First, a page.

THE death took place recently of Michael O’Connor, Drumquin, Ballyncally, who
contributed much to the farming community in Clare and spearheaded the
introduction of the Simmental cattle breed to the county.
Aged 88 and a native of Birrinfadda, Cranny, he was a son of Jim and Susan O’ Connor. He was educated locally and his early years in employment were spent in West Cork in the Agriculture College in Clonakilty.
He returned to Clare in 1953 to join the staff of Clarecastle AI station. After three
years on the road with the operators, who travelled all over the county in their
familar white coloured Volkswagen Beetle cars, Michael became progeny tester at
the station, a position he held for over 30 years. He said that eventhough some
farmers were sceptical about the AI scheme in the early years, it turned out to be a
great success story.
He was responsible for milk recording, carrying out tests in the progeny of the cattle
bred by AI and comparing them to animals bred by natural mating. The work also
involved comparing Friesian bulls from England, New Zealand, France, Dutch
Friesians, Canadian and Irish.
Writing in Taking Stock, published by Clare IFA to celebrate the 50th year of the
organisation – Michael outlined that due to the fragmentation of a number of farms
in the county, it was not possible to specialise in dairying. A mixed farming system
Consequently, a good beef stud was necessary in conjunction with the dairy stud in
the AI station. At a later stage the introduction of the continental breeds brought
about a great improvement in the cattle industry. They were a wonderful asset to the
farmers of Ireland, as it gave them the raw material for the European market when it
opened up after Ireland joined the EU. The advantages of the continental breeds
were also seen in the sale of weanlings at Clare Marts.
Golden Vale ran Clarecastle AI Station for a good number of years when they
acquired it from the Dairy Disposal Board in 1976. Kerry Group was the most recent
owner when they took over the Golden Vale concern in Charleville.
After a rationalisation of the country’s AI station Clarecastle was closed in 2002.
Michael took a great interest in the Simmental cattle breed and introduced the first
Simmental cattle to County Clare. He also promoted the breed as president of the
Simmental Cattle Society in Ireland between 1991 and 1993. His advice to farmers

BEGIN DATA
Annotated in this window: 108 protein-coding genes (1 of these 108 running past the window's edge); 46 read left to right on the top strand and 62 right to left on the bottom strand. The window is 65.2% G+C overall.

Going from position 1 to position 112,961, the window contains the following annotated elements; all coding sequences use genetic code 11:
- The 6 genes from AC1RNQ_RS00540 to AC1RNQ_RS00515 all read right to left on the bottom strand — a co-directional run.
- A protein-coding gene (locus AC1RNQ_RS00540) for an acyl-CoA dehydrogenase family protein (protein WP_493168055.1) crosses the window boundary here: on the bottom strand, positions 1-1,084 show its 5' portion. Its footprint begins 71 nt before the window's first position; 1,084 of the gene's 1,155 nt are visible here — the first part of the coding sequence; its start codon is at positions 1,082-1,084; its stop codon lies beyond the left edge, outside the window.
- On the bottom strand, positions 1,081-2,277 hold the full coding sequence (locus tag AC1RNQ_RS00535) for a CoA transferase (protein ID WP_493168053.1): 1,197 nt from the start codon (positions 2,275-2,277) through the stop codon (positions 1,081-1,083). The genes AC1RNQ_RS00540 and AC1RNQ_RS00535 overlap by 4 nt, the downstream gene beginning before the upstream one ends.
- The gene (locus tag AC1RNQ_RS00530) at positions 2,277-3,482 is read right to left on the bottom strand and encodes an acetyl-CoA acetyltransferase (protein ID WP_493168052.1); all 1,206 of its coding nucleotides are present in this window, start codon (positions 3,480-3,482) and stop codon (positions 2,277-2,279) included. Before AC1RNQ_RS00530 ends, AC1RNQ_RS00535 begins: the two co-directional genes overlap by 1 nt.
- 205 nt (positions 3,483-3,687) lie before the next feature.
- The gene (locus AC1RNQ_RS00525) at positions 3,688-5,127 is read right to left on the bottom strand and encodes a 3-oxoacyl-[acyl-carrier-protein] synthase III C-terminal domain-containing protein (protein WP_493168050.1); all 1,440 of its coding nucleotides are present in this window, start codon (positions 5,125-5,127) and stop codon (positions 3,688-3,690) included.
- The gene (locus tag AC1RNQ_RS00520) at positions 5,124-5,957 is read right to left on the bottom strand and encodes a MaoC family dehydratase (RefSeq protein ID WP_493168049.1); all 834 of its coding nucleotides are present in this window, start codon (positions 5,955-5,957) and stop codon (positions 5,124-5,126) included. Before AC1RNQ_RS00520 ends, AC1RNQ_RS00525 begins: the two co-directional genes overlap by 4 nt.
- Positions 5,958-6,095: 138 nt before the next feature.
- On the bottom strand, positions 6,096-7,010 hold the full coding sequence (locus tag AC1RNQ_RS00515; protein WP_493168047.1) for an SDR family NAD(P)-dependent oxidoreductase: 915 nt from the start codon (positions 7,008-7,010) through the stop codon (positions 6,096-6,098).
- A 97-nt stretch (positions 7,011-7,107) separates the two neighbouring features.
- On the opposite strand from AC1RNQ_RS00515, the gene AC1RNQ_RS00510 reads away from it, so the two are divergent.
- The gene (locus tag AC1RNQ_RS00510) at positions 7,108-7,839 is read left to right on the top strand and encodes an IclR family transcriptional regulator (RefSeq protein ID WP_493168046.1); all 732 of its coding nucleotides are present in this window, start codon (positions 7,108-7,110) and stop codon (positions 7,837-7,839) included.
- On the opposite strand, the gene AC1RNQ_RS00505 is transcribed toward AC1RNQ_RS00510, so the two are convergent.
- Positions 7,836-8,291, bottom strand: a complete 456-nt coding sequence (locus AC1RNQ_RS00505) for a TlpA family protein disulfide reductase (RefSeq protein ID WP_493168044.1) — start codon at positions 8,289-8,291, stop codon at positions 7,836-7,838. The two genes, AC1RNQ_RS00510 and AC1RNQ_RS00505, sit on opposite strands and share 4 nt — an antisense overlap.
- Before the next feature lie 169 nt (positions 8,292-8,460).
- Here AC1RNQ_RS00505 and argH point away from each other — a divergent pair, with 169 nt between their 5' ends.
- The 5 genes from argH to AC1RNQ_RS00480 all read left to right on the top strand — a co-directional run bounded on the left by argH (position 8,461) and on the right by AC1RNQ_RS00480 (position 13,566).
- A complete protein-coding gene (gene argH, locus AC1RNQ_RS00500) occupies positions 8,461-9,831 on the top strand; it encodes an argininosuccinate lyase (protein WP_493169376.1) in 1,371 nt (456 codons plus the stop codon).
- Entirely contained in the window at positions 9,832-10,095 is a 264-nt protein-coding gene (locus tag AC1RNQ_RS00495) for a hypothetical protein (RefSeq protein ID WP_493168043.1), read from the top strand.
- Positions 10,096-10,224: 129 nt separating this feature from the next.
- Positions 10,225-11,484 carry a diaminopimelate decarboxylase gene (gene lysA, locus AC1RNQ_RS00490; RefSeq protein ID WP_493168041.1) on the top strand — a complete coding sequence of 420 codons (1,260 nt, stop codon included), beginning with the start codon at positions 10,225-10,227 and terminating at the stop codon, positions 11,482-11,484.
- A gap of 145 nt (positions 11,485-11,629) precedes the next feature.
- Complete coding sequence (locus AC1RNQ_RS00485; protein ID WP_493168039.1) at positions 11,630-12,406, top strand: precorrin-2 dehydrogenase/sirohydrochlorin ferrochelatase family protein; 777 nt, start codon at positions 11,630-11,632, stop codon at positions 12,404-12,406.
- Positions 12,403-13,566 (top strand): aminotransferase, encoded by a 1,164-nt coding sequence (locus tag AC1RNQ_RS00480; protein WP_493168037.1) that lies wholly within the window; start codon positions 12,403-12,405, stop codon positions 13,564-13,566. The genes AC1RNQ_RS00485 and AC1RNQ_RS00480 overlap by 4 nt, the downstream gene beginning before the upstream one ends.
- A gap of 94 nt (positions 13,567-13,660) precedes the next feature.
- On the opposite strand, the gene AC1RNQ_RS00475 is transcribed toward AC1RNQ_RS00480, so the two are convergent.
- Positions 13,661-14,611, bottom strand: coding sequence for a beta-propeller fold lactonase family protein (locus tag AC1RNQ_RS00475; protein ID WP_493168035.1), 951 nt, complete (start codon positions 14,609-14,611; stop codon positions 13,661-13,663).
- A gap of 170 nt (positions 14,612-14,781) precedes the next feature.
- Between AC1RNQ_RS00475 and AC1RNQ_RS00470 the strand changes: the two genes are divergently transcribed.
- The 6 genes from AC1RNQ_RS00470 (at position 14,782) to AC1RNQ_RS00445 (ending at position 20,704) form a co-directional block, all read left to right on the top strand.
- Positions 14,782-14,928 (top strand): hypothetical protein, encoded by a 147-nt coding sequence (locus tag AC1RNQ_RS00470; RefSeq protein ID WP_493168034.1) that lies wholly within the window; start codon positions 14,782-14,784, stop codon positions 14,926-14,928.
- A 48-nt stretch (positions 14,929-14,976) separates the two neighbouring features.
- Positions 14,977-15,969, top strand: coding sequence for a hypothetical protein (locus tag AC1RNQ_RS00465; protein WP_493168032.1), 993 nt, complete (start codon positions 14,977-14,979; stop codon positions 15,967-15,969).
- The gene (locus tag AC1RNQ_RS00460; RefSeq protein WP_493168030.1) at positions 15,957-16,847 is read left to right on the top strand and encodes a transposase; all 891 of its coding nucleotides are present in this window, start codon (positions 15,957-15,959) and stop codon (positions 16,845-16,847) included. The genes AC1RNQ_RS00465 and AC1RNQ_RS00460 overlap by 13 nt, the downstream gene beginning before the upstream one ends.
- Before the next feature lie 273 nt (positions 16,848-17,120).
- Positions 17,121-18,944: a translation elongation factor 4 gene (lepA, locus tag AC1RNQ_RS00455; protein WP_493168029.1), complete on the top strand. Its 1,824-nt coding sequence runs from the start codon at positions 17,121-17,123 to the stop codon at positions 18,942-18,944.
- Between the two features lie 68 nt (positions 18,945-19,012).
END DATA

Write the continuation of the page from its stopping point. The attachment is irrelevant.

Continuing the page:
was that due to the size of cattle herds in Ireland in relation to other countries, they
had to specialise in top class production. It was essential to cater for the premium
markets in the EU. The basis of the breeding policy should be to produce a product
that will be acceptable to the consumer and also give the best possible return to the
Also a breeder of Blonde D’Aquatine cattle, Michael was a noted cattle judge and
travelled to officiate at show all over the country. In addition, he was a great supporter of the County Clare Agricultural Show Society and organised the cattle section of the show for many years. Due to his efforts the cattle section grew from strength to strength. He was also a past chairman and past president of the show
society, as well as a trustee.
Paying tribute, Bernard Hanrahan, chairman of the County Clare Agricultural Show
Society, said Michael played a big part in promoting theirs how every year. The cattle section was his speciality and it was due to him that it continued to have big entry numbers, even during years when it was difficult to bring cattle to shows. He was a great worker on behalf of the society.
Michael also served on the board of Clare Marts from 1984 to 2000.
Married to the former Betty Garry, who died in 2008, Michael was in respite in
Cahercalla Community Hospital when his death took place on February 25. His
funeral took place to Kilchreest cemetery.
At his funeral, Michael was described as a generous man, who had great time for his
family, neighbours and the farming community. He was also described
as a very socialiable person, who enjoyed meeting people, discussing topics from
cattle to politics.
Michael’s career and contributions to life in general were referred to by Michael’s
brother, Jim when he spoke during the funeral mass.He also thanked the family for
the loving care given to Michael over the last few years.
Michael is survived by his son, Eugene (Drumquin), daughters, Mary, Ardnagla,
Ballynacally and Bernie, Cornfield, Ballynacally; brother, Jim (Dublin); sister, Sister
Mary Ann, Australia; sons-in-law, John and Brian, grandchildren, great grand
children, nieces and nephews.